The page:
The recent social features of the Web 2.0 open up a new avenue for research into this hypothesis. The population under study is constantly creating a large amount of textual content on social networks such as Myspace, as well as Blogs, YouTube, comment sections in online Newspapers, Wikipedia and a host of other sites. This “User Generated Content” represents an unprecedented corpus of information on how people across wide segments of society think about almost any issue imaginable. Religious views and ideas are a very common subject of these postings, and a lot can be learned about how religion is actually developing on the ground from analyzing this text. Computing has also developed to the point where pattern recognition algorithms can operate efficiently over inconceivably large amounts of data and recognize trends and constellations of ideas that would not be readily visible to a human researcher. Along with a team of software engineers, I have recently completed an analysis of three million random user profiles downloaded from a representative sample of popular Social Networks which can be used to tell us a lot about the direction in which religious ideas, mores and attitudes are moving in this population.

This study has revealed some very interesting data about the pervasiveness of Buddhism amongst people who are regular Internet users. If we exclude Asians from a traditional Buddhist background from the dataset, people in all age segments who are heavy users of social media on the Internet are ten times more likely to identify themselves as Buddhist than are people in the offline population as a whole. Comparisons with online believers in other religious traditions, such as Judaism and Catholicism, show that the numbers of adherents to these religions are much more in keeping with the overall proportions of the population who belong to these traditions.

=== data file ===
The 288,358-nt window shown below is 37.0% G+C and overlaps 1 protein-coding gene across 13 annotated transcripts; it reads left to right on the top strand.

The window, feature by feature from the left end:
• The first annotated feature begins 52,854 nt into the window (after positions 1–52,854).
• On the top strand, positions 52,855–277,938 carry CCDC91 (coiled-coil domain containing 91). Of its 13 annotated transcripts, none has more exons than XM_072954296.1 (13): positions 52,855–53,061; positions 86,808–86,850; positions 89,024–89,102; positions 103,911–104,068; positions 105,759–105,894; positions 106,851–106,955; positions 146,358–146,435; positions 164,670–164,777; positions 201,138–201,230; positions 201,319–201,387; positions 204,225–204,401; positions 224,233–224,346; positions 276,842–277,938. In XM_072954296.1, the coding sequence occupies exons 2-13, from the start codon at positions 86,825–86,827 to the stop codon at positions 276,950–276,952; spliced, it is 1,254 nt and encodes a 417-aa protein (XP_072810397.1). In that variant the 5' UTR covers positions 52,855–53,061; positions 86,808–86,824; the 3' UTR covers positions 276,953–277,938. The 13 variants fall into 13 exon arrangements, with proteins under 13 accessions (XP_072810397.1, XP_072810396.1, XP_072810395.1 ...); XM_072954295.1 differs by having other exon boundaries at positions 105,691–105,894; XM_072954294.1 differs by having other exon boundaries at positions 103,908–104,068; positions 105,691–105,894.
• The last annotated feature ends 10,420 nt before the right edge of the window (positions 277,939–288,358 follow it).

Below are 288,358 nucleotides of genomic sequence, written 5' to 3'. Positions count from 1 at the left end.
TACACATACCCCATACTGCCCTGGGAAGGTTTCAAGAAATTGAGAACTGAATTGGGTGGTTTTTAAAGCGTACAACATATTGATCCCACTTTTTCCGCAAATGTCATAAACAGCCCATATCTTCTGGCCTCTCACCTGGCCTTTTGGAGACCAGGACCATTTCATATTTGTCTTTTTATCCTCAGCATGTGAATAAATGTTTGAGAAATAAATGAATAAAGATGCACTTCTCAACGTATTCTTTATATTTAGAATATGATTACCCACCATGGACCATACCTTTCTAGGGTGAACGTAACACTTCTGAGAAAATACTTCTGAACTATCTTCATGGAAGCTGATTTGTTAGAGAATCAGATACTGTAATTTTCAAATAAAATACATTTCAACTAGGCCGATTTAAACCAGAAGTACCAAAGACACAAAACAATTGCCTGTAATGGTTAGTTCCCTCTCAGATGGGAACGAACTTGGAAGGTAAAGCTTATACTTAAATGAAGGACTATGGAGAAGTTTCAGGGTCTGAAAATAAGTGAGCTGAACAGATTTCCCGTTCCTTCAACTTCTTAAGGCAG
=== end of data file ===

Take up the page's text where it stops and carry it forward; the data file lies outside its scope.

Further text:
Furthermore, Buddhism as a topic of discussion or as an interest features very prominently in the corpus of text that was examined for this study and generated several times more discussion threads and expressions of interest or agreement than any other religion including Christianity. Perhaps most telling, an analysis of the other interests held by those who tended to discuss Buddhism showed that there was a particularly high level of endorsement of Buddhist ideas amongst those who also were heavy users of media that caused them to engage in extensive and prolonged interaction with others such as Playing MultiUser Online games, using Twitter and sharing photos. Could it be that the form of the technology of the Internet itself, especially its social features, stimulate those who spend a significant amount of their time living within its infinite nexus of connections to accept Buddhist notions such as interdependence and fluid, decentered identities more readily than the rest of us?

next »